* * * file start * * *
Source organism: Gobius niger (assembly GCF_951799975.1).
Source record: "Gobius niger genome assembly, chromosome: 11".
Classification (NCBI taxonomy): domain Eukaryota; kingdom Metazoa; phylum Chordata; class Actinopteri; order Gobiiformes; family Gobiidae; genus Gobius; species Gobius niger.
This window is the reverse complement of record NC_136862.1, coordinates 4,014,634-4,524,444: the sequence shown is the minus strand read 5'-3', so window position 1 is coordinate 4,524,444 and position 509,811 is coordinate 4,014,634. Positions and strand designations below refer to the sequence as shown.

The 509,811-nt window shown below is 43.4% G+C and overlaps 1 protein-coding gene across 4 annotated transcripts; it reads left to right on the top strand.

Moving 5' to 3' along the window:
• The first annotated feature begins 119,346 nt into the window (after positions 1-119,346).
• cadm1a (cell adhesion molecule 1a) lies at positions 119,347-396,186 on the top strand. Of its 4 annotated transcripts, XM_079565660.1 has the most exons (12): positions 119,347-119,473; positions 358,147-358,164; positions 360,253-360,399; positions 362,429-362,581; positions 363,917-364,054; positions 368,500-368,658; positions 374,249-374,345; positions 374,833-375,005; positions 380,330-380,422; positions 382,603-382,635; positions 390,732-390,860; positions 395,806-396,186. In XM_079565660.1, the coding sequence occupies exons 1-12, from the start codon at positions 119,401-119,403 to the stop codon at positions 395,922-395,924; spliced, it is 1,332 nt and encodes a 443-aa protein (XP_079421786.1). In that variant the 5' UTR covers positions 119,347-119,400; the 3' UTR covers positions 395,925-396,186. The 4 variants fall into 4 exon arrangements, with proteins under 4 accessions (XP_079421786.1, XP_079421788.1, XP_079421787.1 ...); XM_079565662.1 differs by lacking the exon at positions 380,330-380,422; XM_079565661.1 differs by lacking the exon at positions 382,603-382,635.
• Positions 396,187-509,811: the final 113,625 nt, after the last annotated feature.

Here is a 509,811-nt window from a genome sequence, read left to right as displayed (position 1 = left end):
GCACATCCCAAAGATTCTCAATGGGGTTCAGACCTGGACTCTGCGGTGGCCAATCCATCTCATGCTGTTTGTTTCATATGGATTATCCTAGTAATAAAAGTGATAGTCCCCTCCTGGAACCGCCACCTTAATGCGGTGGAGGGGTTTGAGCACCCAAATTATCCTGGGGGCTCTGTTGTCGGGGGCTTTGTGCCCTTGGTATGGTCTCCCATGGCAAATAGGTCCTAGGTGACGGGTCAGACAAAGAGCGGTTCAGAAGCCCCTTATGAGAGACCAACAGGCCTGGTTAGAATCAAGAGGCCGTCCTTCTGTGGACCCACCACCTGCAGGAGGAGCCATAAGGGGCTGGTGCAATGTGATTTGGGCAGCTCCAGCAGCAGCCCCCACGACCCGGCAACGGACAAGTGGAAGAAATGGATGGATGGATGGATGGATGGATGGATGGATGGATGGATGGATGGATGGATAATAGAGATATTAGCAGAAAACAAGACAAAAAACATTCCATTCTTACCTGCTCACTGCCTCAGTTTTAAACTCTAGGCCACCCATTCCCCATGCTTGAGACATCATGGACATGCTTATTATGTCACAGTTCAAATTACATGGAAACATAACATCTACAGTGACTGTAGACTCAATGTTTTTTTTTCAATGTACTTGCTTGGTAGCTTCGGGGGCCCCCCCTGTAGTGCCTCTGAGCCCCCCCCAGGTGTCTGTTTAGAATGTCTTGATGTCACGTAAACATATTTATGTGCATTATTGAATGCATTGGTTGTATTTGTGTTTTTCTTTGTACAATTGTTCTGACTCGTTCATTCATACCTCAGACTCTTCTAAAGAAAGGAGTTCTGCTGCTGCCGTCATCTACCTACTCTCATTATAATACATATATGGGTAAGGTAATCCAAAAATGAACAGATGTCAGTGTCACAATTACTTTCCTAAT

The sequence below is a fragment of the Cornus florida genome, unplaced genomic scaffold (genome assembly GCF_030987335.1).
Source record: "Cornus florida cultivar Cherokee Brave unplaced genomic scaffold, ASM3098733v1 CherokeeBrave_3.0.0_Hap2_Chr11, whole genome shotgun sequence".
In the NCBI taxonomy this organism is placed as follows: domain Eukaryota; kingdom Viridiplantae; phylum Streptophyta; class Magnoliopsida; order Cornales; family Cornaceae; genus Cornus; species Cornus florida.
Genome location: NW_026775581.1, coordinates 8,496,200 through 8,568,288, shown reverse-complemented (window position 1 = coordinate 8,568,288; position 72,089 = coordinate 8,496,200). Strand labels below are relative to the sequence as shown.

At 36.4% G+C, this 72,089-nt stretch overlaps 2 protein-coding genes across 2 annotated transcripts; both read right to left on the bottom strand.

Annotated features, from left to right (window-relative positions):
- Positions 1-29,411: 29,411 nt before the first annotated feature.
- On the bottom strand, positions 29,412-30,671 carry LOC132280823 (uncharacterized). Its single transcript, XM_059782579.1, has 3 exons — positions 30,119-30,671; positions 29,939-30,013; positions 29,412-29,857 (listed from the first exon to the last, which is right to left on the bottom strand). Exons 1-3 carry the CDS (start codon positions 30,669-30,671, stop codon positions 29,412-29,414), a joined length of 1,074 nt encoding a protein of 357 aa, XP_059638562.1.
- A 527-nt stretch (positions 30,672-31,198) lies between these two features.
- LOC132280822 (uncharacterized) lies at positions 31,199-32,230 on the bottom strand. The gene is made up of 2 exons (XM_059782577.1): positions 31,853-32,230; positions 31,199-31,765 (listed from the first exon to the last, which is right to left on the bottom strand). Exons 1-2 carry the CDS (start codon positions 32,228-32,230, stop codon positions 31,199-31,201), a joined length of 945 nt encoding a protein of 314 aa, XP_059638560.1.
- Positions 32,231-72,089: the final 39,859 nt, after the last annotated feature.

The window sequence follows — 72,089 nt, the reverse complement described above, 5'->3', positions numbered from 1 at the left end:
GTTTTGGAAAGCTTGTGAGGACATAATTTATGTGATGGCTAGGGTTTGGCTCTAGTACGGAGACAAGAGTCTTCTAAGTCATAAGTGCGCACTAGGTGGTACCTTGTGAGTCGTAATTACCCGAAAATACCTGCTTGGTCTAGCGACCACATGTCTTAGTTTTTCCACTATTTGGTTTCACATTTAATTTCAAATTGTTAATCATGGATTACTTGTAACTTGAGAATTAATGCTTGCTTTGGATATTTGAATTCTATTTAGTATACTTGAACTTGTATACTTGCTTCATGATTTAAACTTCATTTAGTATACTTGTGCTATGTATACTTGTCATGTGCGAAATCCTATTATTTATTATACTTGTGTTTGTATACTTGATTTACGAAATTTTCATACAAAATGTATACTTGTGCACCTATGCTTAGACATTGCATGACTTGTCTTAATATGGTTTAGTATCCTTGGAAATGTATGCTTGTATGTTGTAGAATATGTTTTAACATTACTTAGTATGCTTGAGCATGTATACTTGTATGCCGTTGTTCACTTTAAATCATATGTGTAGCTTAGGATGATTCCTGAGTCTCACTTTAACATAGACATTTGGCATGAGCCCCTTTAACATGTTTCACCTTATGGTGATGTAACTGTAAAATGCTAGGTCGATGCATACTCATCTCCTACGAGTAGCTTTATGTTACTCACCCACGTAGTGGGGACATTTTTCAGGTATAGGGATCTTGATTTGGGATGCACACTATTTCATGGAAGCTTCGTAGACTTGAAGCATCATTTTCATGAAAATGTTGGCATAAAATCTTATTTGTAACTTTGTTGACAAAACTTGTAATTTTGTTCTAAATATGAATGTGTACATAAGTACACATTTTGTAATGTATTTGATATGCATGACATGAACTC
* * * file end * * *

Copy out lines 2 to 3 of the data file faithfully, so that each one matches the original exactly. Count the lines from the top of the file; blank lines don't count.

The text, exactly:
Source record: "Gobius niger genome assembly, chromosome: 11".
Classification (NCBI taxonomy): domain Eukaryota; kingdom Metazoa; phylum Chordata; class Actinopteri; order Gobiiformes; family Gobiidae; genus Gobius; species Gobius niger.